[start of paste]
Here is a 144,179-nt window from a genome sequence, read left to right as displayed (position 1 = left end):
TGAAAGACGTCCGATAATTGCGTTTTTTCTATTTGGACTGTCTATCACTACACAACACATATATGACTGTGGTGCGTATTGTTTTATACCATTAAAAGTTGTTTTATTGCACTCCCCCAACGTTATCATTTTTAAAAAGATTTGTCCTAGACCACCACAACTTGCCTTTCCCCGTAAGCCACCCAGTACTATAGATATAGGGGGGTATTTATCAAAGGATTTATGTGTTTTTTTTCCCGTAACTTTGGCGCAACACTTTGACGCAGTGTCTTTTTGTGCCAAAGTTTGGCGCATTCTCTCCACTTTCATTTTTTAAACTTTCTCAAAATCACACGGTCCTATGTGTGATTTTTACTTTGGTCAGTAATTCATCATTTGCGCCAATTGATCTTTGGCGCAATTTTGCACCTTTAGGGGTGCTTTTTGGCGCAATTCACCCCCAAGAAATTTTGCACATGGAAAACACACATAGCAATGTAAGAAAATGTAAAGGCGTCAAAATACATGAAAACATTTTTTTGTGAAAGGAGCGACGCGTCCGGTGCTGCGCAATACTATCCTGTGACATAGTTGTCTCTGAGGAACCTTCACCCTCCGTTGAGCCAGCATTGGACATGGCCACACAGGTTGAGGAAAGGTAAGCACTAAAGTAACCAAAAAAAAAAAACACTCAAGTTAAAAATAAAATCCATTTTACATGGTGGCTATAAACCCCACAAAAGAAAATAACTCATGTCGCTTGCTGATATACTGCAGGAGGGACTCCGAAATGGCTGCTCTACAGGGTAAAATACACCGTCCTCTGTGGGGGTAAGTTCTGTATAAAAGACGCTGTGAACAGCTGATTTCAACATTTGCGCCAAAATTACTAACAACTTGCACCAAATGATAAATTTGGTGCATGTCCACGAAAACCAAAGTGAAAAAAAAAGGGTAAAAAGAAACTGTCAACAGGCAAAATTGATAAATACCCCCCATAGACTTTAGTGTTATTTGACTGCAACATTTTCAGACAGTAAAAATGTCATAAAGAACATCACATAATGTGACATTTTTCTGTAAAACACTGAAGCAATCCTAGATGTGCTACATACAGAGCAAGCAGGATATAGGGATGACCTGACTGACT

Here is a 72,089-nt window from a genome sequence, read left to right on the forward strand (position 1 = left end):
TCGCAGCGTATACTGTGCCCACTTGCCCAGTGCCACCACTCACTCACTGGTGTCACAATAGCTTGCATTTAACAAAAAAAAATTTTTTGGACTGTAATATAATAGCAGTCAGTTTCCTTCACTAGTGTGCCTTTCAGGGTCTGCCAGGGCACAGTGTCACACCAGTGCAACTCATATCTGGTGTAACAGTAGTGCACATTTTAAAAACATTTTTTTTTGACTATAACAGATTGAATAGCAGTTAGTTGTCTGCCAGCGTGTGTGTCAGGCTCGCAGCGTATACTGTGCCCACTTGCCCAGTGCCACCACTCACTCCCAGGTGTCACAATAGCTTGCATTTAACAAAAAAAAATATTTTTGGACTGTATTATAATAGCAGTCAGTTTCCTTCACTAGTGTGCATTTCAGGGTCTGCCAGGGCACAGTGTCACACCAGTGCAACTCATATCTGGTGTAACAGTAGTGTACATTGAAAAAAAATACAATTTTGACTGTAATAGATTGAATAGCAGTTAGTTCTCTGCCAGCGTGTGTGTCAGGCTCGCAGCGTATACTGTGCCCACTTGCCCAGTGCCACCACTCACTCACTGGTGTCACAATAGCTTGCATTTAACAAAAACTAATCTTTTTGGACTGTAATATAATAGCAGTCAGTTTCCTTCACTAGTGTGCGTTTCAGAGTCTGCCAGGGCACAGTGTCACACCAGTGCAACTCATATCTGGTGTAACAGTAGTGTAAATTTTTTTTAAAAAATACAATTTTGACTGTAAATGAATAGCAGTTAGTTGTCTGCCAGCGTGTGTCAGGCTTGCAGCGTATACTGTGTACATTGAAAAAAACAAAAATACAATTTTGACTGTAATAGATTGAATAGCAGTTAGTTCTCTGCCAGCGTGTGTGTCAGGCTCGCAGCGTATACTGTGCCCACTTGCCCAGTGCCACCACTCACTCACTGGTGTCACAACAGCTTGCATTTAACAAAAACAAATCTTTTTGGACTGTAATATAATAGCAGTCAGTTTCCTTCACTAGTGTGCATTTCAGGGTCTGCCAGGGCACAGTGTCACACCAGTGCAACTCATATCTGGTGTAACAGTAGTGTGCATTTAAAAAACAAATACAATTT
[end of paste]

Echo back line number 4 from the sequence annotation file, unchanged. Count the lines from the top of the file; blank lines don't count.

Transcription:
TCGCAGCGTATACTGTGCCCACTTGCCCAGTGCCACCACTCACTCACTGGTGTCACAATAGCTTGCATTTAACAAAAAAAAATTTTTTGGACTGTAATATAATAGCAGTCAGTTTCCTTCACTAGTGTGCCTTTCAGGGTCTGCCAGGGCACAGTGTCACACCAGTGCAACTCATATCTGGTGTAACAGTAGTGCACATTTTAAAAACATTTTTTTTTGACTATAACAGATTGAATAGCAGTTAGTTGTCTGCCAGCGTGTGTGTCAGGCTCGCAGCGTATACTGTGCCCACTTGCCCAGTGCCACCACTCACTCCCAGGTGTCACAATAGCTTGCATTTAACAAAAAAAAATATTTTTGGACTGTATTATAATAGCAGTCAGTTTCCTTCACTAGTGTGCATTTCAGGGTCTGCCAGGGCACAGTGTCACACCAGTGCAACTCATATCTGGTGTAACAGTAGTGTACATTGAAAAAAAATACAATTTTGACTGTAATAGATTGAATAGCAGTTAGTTCTCTGCCAGCGTGTGTGTCAGGCTCGCAGCGTATACTGTGCCCACTTGCCCAGTGCCACCACTCACTCACTGGTGTCACAATAGCTTGCATTTAACAAAAACTAATCTTTTTGGACTGTAATATAATAGCAGTCAGTTTCCTTCACTAGTGTGCGTTTCAGAGTCTGCCAGGGCACAGTGTCACACCAGTGCAACTCATATCTGGTGTAACAGTAGTGTAAATTTTTTTTAAAAAATACAATTTTGACTGTAAATGAATAGCAGTTAGTTGTCTGCCAGCGTGTGTCAGGCTTGCAGCGTATACTGTGTACATTGAAAAAAACAAAAATACAATTTTGACTGTAATAGATTGAATAGCAGTTAGTTCTCTGCCAGCGTGTGTGTCAGGCTCGCAGCGTATACTGTGCCCACTTGCCCAGTGCCACCACTCACTCACTGGTGTCACAACAGCTTGCATTTAACAAAAACAAATCTTTTTGGACTGTAATATAATAGCAGTCAGTTTCCTTCACTAGTGTGCATTTCAGGGTCTGCCAGGGCACAGTGTCACACCAGTGCAACTCATATCTGGTGTAACAGTAGTGTGCATTTAAAAAACAAATACAATTT